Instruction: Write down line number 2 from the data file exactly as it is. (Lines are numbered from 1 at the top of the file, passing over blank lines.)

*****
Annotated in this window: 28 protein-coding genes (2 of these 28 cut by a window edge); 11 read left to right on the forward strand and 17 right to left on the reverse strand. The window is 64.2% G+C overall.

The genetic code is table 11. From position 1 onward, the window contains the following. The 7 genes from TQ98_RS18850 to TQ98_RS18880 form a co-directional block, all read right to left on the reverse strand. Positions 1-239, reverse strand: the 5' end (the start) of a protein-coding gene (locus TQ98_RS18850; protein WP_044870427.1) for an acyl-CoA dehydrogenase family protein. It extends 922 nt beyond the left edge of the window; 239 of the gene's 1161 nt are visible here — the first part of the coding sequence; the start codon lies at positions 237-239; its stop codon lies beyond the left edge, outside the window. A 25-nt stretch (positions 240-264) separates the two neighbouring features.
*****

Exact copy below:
The genetic code is table 11. From position 1 onward, the window contains the following. The 7 genes from TQ98_RS18850 to TQ98_RS18880 form a co-directional block, all read right to left on the reverse strand. Positions 1-239, reverse strand: the 5' end (the start) of a protein-coding gene (locus TQ98_RS18850; protein WP_044870427.1) for an acyl-CoA dehydrogenase family protein. It extends 922 nt beyond the left edge of the window; 239 of the gene's 1161 nt are visible here — the first part of the coding sequence; the start codon lies at positions 237-239; its stop codon lies beyond the left edge, outside the window. A 25-nt stretch (positions 240-264) separates the two neighbouring features.